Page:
application security

Podcast: Made In China, Secured In The U.S.

Podcast: Made In China, Secured In The U.S.

We’ve written a lot about the threat posed by nation-state sponsored hackers  to U.S. corporations and the economy. So-called “advanced persistent threat” (or APT) style attacks against corporate and government networks have been linked to the theft of sensitive data and intellectual property. Difficult as it is to stop APT attacks against networks, it’s even more challenging to identify threats one-step removed from direct attacks. Lately, attention has shifted to vulnerabilities in the supply chain of companies selling networking gear, servers and other critical IT components. Concerns about corrupted products from foreign suppliers were enough to prompt the U.S. Congress to hold hearings focused on the threat posed to government agencies by Chinese networking equipment makers like Huawei and ZTE. In this week’s podcast, The Security Ledger talks with Jerry Caponera, of Cyberpoint International. Cyberpoint is a Baltimore, Maryland firm that sells Prescient, a service that verifies where true vulnerabilities exist […]

Updated – Hackout: Philips Smart Lightbulbs Go Dark In Remote Attack

Updated – Hackout: Philips Smart Lightbulbs Go Dark In Remote Attack

Add lightbulbs to the list of everyday technology that is 1) Internet connected and 2) vulnerable to crippling remote attacks.* Writing on Tuesday, security researcher Nitesh Dhanjani disclosed a proof of concept hack against HUE lightbulbs, a brand of wi-fi enabled bulbs manufactured by the firm Philips. The vulnerability discovered by Dhanjani allows a remote attacker to use her mobile device to control HUE. HUE wi-fi enabled bulbs are sold at Apple stores and allow users to control the function and color of the bulbs using iPhone and Android mobile apps. Dhanjani published his findings in a paper, “Hacking Lightbulbs,” which calls the HUE system of bulbs and a wireless bridge “wonderfully innovative,” but also prone to hacking. The most serious flaw discovered would allow a remote attacker to impersonate a white-listed (or “allowed”) mobile device, sending commands to HUE bulbs that could cause them to turn off or manipulate […]

Security Of “Things” Increasingly The Stuff Of Headlines

Security Of “Things” Increasingly The Stuff Of Headlines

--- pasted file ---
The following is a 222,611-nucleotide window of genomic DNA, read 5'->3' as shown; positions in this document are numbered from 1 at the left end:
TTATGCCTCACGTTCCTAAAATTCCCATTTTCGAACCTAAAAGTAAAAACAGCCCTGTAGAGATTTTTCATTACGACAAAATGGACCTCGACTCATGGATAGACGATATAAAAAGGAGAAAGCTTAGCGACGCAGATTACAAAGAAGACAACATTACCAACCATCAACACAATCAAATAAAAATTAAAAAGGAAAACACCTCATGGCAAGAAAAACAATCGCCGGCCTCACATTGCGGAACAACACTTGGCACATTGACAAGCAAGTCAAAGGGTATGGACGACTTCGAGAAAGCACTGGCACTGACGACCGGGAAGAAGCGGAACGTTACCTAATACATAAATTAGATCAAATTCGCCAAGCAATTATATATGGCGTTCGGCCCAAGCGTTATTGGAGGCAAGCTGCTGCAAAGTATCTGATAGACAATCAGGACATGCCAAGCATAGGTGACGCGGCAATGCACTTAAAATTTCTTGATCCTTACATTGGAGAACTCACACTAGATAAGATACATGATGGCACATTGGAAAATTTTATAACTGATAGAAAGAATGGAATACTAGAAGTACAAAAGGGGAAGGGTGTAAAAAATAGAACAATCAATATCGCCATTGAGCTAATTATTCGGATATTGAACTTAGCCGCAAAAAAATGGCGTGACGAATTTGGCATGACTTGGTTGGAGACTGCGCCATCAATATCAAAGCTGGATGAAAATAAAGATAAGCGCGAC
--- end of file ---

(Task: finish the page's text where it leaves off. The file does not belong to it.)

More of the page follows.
It looks as if the mainstream media is waking to the security implications of the “Internet of Things,” in the wake of recent demonstrations at the Black Hat and DEFCON conferences that highlight vulnerabilities in everything from home automation systems to automobiles to toilets. Stories in The New York Times and other major news outlets in the last week have highlighted concerns about “the cyber crime of things” as Christopher Mims, writing in The Atlantic, called it. Insecure, Internet connected devices ranging from surveillance cameras to home heating and cooling systems could leave consumers vulnerable to remote attacks and spying. The stories come after hacks to non-traditional computing platforms stole most of the headlines from this year’s Black Hat and DEFCON shows in Las Vegas. A compromise of a Toyota Prius hybrid by researchers Charlie Miller of Twitter and Chris Valasek of IOActive was featured prominently in stories by Forbes and […]

Podcast: The Art Of Hiring Hackers

Podcast: The Art Of Hiring Hackers

The Black Hat and DEFCON security conferences wrapped up last week in Las Vegas. Most of the media attention was (naturally) focused on the content of the presentations – including talks on the security of consumer electronics, automobiles and, of course, on the privacy implications of the recently revealed NSA surveillance program PRISM. But for the companies that pay money to send staff to these shows, the content of the talks is only one draw. Black Hat and DEFCON also serve a lesser known, but equally important role as magnets for some of the world’s top talent in obscure disciplines like reverse engineering, vulnerability research, application security analysis and more. Come August, any organization with a dog in the cyber security fight (and these days, that’s a lot of organizations) is in Las Vegas for a chance of meeting and hiring that top cyber security talent. What do companies that […]